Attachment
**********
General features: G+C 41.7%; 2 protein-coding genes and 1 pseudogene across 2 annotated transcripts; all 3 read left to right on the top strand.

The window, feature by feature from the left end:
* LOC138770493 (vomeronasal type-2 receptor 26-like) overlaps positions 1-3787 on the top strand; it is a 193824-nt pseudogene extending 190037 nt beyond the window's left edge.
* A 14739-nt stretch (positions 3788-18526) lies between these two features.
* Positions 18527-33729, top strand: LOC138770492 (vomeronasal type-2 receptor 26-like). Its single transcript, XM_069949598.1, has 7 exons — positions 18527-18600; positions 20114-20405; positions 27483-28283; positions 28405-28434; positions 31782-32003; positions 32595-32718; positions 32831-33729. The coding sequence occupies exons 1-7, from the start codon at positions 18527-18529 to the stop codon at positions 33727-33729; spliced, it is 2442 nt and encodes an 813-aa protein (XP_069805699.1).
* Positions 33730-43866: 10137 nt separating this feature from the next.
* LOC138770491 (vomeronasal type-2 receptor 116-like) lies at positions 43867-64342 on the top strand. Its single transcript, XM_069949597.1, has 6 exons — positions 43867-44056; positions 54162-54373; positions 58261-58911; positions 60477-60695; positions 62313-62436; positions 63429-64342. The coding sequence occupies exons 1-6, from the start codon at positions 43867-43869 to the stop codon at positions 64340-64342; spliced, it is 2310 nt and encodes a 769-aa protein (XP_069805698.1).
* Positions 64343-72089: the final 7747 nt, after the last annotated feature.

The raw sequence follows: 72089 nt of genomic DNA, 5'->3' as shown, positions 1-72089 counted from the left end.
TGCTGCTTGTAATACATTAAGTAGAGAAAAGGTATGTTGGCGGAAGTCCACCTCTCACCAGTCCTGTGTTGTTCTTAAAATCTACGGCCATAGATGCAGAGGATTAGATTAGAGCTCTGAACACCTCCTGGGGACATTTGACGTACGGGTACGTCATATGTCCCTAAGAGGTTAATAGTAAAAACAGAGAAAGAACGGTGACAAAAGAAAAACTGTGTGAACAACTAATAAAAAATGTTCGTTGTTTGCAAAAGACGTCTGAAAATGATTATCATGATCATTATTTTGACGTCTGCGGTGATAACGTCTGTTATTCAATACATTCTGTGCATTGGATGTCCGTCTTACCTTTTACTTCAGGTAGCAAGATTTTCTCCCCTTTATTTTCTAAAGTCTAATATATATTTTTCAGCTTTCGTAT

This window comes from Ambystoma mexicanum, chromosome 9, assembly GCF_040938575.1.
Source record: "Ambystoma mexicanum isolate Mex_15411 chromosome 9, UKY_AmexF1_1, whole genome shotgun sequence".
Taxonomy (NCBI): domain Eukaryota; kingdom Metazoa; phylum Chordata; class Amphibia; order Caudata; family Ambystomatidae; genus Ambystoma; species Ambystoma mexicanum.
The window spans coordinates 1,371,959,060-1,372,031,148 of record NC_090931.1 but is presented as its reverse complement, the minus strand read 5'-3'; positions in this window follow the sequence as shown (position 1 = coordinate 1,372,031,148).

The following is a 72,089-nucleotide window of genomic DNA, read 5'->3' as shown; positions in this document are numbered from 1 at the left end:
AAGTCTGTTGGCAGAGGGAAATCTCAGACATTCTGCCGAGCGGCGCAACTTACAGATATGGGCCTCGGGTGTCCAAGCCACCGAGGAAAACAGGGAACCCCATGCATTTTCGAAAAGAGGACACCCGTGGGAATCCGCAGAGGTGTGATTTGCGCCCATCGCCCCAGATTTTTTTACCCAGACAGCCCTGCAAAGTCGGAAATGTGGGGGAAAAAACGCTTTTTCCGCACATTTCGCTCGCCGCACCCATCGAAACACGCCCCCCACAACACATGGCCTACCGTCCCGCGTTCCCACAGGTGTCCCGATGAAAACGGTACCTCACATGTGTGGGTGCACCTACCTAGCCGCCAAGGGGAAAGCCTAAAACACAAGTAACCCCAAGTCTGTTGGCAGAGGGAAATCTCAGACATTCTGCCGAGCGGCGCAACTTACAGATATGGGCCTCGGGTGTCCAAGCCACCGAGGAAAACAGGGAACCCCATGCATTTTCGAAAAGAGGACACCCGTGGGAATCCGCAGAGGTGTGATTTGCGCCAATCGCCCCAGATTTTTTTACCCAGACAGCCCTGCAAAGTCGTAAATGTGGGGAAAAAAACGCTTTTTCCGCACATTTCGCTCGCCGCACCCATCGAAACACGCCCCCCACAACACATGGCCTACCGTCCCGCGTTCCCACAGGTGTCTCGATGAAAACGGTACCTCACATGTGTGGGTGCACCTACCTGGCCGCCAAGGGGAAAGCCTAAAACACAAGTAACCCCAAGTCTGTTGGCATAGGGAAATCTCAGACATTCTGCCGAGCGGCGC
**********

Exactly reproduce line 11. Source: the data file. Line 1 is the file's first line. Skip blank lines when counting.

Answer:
This window comes from Ambystoma mexicanum, chromosome 9, assembly GCF_040938575.1.